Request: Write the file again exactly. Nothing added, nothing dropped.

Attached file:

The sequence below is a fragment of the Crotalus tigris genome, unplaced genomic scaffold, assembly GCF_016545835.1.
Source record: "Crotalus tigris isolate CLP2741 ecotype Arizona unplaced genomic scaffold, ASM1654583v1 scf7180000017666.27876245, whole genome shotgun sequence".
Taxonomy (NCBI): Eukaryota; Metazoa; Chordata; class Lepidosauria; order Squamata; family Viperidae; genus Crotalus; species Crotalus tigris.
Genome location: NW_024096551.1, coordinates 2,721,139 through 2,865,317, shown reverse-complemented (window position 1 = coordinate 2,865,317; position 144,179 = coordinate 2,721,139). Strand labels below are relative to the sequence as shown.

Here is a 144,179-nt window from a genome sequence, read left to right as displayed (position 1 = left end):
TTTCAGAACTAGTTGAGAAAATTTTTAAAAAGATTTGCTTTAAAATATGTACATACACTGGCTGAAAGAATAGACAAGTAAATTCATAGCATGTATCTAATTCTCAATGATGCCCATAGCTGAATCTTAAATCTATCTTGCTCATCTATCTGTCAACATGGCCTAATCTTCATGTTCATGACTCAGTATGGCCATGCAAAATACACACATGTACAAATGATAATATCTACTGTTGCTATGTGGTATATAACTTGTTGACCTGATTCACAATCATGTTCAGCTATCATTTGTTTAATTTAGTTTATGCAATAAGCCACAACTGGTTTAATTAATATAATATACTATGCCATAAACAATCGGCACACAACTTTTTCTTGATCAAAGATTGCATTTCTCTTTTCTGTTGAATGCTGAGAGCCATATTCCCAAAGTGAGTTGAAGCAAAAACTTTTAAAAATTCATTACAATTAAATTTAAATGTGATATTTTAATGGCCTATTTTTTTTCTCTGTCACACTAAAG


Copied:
The sequence below is a fragment of the Crotalus tigris genome, unplaced genomic scaffold, assembly GCF_016545835.1.
Source record: "Crotalus tigris isolate CLP2741 ecotype Arizona unplaced genomic scaffold, ASM1654583v1 scf7180000017666.27876245, whole genome shotgun sequence".
Taxonomy (NCBI): Eukaryota; Metazoa; Chordata; class Lepidosauria; order Squamata; family Viperidae; genus Crotalus; species Crotalus tigris.
Genome location: NW_024096551.1, coordinates 2,721,139 through 2,865,317, shown reverse-complemented (window position 1 = coordinate 2,865,317; position 144,179 = coordinate 2,721,139). Strand labels below are relative to the sequence as shown.

Here is a 144,179-nt window from a genome sequence, read left to right as displayed (position 1 = left end):
TTTCAGAACTAGTTGAGAAAATTTTTAAAAAGATTTGCTTTAAAATATGTACATACACTGGCTGAAAGAATAGACAAGTAAATTCATAGCATGTATCTAATTCTCAATGATGCCCATAGCTGAATCTTAAATCTATCTTGCTCATCTATCTGTCAACATGGCCTAATCTTCATGTTCATGACTCAGTATGGCCATGCAAAATACACACATGTACAAATGATAATATCTACTGTTGCTATGTGGTATATAACTTGTTGACCTGATTCACAATCATGTTCAGCTATCATTTGTTTAATTTAGTTTATGCAATAAGCCACAACTGGTTTAATTAATATAATATACTATGCCATAAACAATCGGCACACAACTTTTTCTTGATCAAAGATTGCATTTCTCTTTTCTGTTGAATGCTGAGAGCCATATTCCCAAAGTGAGTTGAAGCAAAAACTTTTAAAAATTCATTACAATTAAATTTAAATGTGATATTTTAATGGCCTATTTTTTTTCTCTGTCACACTAAAG